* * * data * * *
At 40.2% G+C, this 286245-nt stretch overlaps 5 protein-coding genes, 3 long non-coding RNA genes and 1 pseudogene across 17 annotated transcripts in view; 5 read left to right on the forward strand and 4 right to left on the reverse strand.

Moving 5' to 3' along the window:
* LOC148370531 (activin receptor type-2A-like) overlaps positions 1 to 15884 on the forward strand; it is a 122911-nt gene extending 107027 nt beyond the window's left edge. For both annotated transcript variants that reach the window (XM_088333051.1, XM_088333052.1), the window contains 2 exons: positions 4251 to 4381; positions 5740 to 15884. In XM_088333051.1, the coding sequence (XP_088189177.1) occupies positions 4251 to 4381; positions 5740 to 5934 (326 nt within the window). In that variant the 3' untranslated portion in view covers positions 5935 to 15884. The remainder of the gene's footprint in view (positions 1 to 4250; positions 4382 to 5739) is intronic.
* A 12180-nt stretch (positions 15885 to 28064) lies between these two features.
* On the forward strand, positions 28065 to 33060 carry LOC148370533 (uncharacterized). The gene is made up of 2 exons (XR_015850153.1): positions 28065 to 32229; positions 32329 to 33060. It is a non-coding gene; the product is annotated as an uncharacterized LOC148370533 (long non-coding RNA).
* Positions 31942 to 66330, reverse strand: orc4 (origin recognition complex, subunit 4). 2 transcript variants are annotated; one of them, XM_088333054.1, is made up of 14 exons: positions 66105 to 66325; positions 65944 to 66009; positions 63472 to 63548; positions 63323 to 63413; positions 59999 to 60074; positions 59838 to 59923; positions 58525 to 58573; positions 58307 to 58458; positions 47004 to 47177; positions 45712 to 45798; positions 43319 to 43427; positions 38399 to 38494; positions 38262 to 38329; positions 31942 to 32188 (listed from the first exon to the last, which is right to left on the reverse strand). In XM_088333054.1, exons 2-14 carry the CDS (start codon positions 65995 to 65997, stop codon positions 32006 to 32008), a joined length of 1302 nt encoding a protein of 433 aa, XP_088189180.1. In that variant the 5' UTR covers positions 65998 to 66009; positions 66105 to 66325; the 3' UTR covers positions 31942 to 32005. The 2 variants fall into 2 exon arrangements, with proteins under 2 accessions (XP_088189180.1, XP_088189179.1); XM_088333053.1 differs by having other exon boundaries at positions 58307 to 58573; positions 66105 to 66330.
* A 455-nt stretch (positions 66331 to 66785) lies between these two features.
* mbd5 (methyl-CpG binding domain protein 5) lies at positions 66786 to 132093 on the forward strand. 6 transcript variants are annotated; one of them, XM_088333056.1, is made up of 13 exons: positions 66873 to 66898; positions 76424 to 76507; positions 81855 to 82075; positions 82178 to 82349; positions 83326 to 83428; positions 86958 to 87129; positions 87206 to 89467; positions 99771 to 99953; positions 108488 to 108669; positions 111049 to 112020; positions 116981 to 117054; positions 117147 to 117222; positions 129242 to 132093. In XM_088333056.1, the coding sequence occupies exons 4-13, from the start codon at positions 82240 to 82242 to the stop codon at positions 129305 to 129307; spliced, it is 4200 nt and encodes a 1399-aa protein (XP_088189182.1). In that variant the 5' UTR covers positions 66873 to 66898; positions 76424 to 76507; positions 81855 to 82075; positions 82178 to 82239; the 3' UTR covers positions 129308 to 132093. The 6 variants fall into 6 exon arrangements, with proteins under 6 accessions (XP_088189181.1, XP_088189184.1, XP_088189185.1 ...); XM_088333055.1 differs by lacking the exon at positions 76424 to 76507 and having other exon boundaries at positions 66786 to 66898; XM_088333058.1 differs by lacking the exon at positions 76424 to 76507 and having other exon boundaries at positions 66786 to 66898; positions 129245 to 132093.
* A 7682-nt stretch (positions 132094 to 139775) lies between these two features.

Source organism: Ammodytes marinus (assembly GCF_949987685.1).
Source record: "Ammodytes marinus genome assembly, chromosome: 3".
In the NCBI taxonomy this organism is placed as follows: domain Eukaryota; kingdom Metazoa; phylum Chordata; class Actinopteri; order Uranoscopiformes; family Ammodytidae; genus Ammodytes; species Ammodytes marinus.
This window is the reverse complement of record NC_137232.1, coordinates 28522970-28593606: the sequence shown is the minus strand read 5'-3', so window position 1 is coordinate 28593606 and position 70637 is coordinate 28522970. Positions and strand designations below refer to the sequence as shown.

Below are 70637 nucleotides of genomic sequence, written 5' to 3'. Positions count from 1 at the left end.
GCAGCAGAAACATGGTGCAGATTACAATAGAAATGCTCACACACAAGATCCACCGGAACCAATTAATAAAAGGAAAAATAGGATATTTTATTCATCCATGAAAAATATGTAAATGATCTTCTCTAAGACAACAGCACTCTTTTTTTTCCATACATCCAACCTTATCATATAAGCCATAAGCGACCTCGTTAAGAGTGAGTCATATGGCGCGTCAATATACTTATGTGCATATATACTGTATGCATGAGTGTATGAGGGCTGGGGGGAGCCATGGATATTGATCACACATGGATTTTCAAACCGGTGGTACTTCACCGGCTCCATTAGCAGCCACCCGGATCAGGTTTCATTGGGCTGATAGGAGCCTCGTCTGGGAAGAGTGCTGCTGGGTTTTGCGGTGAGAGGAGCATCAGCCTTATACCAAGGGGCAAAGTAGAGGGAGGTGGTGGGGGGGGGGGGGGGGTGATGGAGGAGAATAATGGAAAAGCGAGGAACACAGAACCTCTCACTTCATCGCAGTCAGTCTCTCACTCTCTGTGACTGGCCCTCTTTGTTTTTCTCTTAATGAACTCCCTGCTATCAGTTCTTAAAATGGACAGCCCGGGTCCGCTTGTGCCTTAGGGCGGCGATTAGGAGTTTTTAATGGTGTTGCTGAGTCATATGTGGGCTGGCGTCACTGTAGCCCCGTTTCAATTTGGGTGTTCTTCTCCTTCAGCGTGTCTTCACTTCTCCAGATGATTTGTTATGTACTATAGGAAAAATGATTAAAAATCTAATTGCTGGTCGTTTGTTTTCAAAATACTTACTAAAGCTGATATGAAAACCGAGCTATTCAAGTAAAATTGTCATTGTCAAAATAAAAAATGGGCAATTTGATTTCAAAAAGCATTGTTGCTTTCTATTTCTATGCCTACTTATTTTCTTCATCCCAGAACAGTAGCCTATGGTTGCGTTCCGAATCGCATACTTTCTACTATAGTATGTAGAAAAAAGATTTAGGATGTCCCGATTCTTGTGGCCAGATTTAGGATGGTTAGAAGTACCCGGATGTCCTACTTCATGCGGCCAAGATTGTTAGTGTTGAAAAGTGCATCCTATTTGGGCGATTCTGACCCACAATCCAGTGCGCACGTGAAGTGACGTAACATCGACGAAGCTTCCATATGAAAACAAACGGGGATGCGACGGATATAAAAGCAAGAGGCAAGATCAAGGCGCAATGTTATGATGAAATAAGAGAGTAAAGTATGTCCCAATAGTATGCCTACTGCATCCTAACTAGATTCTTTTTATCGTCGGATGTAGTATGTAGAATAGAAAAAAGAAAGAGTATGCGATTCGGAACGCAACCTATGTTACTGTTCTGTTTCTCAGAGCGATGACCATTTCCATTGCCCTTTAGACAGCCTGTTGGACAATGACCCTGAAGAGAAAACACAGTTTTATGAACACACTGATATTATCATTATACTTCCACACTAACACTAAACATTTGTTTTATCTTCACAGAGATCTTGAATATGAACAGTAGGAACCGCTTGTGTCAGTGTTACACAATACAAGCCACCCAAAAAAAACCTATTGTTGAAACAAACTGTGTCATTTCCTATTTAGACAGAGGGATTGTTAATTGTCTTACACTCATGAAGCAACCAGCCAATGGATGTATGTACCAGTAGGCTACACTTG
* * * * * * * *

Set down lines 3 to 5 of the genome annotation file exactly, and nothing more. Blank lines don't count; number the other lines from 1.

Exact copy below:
* LOC148370531 (activin receptor type-2A-like) overlaps positions 1 to 15884 on the forward strand; it is a 122911-nt gene extending 107027 nt beyond the window's left edge. For both annotated transcript variants that reach the window (XM_088333051.1, XM_088333052.1), the window contains 2 exons: positions 4251 to 4381; positions 5740 to 15884. In XM_088333051.1, the coding sequence (XP_088189177.1) occupies positions 4251 to 4381; positions 5740 to 5934 (326 nt within the window). In that variant the 3' untranslated portion in view covers positions 5935 to 15884. The remainder of the gene's footprint in view (positions 1 to 4250; positions 4382 to 5739) is intronic.
* A 12180-nt stretch (positions 15885 to 28064) lies between these two features.
* On the forward strand, positions 28065 to 33060 carry LOC148370533 (uncharacterized). The gene is made up of 2 exons (XR_015850153.1): positions 28065 to 32229; positions 32329 to 33060. It is a non-coding gene; the product is annotated as an uncharacterized LOC148370533 (long non-coding RNA).